3 months ago

Son of paratrooper who died during D-Day honours dad with parachute jump on landings anniversary - aged 81

The elderly son of a paratrooper who died during D-Day has honoured his dad with a parachute jump - on the anniversary of the landings.

Malcolm Jackson, 81, leapt out of a plane above the Isle of Wight earlier today (6/6) - exactly 79 years after his dad parachuted into Normandy.

He wore dad Frederick Jackson's dog tags while his family watched on.

The late Mr Jackson - a lance corporal - died while fighting for control of Pegasus Bridge, near Caen. He was 29.

Malcolm, an ex-carpenter from Shanklin, on the Isle of Wight, said: "It was wonderful. The first 30 seconds you're in freefall, then after that the shoot opens.

"The view is brilliant - it's smoother than you think. People say they wouldn't do it, but I'd do it again. It could get addictive.

"It's been an excellent day."

Allied forces landed on the beaches of northern France on June 6, 1944 to try and reclaim occupied France.

LCprl Jackson was a part of the 7th Parachute Battalion, who were tasked with capturing bridges after arriving on Sword Beach.

The successful mission played an important role in limiting the effectiveness of a German counterattack after D-Day.

However, the Allies suffered 20 deaths - including that of LCprl Jackson.

It is thought he was shot by a sniper while escorting a group of Nazi prisoners of war.

Malcolm's daughter Michelle Walton, 52, says her dad has always wanted to do a parachute jump as a tribute.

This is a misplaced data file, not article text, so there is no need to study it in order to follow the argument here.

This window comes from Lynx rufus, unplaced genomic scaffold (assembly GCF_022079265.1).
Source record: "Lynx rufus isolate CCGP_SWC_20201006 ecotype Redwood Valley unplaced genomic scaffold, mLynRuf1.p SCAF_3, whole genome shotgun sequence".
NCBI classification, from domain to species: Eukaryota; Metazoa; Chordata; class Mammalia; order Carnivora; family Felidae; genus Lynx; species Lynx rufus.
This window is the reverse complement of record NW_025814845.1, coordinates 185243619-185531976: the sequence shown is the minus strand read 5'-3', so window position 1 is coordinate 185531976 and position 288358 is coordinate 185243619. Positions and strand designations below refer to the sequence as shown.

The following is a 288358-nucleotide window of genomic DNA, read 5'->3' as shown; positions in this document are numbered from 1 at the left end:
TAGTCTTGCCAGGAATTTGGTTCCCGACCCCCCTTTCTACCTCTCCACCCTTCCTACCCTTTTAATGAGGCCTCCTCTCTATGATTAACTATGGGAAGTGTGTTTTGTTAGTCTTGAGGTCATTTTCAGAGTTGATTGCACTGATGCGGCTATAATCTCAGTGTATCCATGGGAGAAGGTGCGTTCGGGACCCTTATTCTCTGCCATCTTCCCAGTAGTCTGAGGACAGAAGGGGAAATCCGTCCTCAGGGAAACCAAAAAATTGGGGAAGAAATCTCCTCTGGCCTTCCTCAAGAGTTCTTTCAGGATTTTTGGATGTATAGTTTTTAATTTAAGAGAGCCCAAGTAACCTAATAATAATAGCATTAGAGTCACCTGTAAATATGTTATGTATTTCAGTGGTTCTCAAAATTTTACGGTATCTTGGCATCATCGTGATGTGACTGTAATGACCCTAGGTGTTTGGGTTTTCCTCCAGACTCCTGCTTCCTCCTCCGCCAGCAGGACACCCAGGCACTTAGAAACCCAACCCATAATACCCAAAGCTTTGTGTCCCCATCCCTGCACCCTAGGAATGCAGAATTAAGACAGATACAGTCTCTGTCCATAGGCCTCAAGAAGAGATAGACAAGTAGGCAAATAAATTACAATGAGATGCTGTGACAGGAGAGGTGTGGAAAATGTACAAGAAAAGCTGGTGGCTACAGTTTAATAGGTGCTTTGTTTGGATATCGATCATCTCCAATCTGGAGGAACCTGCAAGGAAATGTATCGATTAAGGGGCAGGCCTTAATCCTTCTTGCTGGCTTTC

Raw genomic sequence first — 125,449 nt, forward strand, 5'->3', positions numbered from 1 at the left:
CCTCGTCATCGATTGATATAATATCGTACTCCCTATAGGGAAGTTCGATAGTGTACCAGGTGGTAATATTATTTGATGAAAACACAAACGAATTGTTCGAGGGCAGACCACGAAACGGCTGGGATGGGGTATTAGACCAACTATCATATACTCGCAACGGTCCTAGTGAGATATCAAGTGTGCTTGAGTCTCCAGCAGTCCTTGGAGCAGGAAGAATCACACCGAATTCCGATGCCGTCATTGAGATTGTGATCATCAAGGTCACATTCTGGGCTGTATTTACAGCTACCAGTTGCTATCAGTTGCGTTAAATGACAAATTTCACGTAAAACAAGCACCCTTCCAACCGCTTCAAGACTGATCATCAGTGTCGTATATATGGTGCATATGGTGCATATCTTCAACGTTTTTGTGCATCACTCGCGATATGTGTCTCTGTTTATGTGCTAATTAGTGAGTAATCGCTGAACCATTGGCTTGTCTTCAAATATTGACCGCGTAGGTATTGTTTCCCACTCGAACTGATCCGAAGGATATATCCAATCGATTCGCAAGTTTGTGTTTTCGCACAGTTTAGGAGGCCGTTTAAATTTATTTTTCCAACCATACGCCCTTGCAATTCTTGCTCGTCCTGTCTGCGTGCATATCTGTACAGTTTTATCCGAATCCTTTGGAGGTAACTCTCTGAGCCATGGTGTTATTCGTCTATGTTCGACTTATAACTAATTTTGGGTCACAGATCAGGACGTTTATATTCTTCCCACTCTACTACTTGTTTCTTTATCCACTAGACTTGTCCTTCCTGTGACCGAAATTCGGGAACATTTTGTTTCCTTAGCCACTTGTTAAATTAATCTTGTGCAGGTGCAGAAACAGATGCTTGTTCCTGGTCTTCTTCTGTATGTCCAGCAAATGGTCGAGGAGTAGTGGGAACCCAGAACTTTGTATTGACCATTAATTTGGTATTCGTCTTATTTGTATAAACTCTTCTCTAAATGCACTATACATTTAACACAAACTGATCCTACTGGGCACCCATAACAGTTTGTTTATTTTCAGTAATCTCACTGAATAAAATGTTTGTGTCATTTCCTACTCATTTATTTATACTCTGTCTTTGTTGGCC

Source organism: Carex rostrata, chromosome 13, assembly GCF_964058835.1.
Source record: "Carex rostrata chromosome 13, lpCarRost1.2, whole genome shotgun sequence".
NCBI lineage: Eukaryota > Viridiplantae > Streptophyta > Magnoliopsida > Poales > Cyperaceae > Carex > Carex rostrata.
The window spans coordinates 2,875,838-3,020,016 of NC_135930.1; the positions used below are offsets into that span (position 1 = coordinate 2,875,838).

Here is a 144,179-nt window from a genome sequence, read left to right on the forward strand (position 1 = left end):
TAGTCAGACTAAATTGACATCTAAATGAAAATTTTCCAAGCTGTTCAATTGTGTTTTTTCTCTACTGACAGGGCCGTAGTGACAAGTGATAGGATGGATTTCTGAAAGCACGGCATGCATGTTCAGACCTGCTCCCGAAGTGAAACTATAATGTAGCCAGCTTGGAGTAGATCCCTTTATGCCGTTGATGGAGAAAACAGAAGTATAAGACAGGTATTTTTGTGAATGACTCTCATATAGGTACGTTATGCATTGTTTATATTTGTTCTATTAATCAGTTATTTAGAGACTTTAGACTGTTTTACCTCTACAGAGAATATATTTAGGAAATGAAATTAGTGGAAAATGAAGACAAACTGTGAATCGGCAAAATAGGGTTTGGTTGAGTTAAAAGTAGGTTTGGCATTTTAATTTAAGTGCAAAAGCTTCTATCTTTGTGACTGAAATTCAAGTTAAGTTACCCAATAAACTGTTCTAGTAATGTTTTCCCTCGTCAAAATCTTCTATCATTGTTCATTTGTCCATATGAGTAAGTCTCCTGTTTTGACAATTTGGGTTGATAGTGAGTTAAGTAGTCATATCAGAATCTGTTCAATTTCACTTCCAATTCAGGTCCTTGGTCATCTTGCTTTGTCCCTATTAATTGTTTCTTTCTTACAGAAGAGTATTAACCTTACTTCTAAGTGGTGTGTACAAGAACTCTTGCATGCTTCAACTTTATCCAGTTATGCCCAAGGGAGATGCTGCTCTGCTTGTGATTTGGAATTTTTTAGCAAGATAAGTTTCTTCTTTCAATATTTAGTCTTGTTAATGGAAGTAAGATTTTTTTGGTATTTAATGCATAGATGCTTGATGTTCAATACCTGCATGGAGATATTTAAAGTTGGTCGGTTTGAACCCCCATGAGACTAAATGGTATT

She booked the experience through Skydive IOW, who operate out of Sandown airport.

Michelle, a photographer, said: "When I saw [there was] a jump on June 6 I immediately bought a ticket and called my dad to tell him.

"He was quite tearful. He's older and cannot do things so easily anymore, so the jump is a huge deal for him.

"My grandfather Frederick jumped out of an aircraft in the early hours of the morning on D-Day, landed, and fought until he was killed in action later that day.

"My dad did the jump in his honour, and wore Frederick's army beret and his dogtags - which last jumped out of a plane on D-Day.

"He also wanted to memorialise the bravery of the men who made the jump with him, because 79 years on so many people simply have no idea what it must have been like to do that.

"The jump really brought back part of his dad's experience back to life, it's something so special to him - a life-changing moment.

"Despite his age, he was so excited to do it. It's a really big deal for him - he had always wanted to do a jump."

Malcolm was watched by Michelle and his other children Abigail, Natasha and Steve.

His mum Iris Jackson died in 2015 aged 94, having never remarried and always being bitter at the loss of her beloved Frederick.

The soldier is now interred at Benouville Churchyard, 10 kilometres north-east of Caen, near to Pegasus Bridge.

Michelle added: "The landing made a huge difference to the D-Day landings, and were a vital part of winning the war.

"My grandad's service has been something that was always talked about in our childhood.
See more about

Browse more videos

Browse more videos